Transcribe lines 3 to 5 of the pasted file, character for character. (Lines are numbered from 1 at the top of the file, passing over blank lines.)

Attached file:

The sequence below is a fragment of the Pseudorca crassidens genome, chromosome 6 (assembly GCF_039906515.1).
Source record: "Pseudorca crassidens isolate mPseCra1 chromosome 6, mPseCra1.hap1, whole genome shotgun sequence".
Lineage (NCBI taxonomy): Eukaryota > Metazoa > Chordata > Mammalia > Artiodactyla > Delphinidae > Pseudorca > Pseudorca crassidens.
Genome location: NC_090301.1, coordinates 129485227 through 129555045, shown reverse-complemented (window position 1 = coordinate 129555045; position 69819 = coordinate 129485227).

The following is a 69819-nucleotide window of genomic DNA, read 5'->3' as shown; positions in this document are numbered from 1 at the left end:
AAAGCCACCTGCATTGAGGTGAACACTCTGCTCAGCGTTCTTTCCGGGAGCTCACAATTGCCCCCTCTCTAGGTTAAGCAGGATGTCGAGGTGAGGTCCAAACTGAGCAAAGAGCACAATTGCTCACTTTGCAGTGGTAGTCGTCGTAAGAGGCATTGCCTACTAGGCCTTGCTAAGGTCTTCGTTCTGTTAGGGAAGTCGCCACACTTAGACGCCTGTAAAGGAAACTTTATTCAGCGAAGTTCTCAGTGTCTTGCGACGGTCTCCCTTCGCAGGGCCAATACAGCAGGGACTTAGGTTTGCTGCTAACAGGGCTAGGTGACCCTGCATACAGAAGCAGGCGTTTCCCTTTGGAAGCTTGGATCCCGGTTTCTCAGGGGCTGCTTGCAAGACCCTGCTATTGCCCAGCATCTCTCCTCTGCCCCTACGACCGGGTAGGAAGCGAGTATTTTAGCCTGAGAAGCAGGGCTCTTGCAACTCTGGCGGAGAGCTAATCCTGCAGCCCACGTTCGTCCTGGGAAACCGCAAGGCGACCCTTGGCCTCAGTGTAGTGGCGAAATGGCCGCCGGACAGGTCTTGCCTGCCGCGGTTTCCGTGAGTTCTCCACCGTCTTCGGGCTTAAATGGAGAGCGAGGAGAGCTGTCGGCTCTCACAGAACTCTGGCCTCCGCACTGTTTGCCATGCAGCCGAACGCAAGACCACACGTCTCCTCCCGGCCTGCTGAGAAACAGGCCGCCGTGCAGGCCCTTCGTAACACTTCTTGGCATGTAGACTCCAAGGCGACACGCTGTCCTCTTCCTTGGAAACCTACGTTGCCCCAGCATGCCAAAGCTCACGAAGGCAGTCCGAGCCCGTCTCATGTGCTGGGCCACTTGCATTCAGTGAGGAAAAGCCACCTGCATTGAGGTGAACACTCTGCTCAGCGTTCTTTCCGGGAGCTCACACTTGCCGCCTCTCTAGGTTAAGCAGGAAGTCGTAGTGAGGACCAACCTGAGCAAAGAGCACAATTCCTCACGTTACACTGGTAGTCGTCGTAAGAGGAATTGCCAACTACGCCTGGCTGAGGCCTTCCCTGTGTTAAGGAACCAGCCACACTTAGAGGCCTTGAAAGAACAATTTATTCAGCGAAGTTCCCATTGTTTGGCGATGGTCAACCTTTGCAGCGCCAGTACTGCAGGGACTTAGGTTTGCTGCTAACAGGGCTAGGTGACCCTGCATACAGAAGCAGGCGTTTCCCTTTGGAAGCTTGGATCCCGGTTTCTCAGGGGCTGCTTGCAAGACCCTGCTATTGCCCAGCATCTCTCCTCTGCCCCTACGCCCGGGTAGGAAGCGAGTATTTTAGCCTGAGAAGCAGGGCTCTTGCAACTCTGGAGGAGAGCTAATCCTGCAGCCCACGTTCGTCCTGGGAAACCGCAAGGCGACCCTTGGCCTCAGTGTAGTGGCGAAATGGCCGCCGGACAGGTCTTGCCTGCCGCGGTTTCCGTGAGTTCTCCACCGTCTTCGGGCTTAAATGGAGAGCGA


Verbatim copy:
Lineage (NCBI taxonomy): Eukaryota > Metazoa > Chordata > Mammalia > Artiodactyla > Delphinidae > Pseudorca > Pseudorca crassidens.
Genome location: NC_090301.1, coordinates 129485227 through 129555045, shown reverse-complemented (window position 1 = coordinate 129555045; position 69819 = coordinate 129485227).

The following is a 69819-nucleotide window of genomic DNA, read 5'->3' as shown; positions in this document are numbered from 1 at the left end: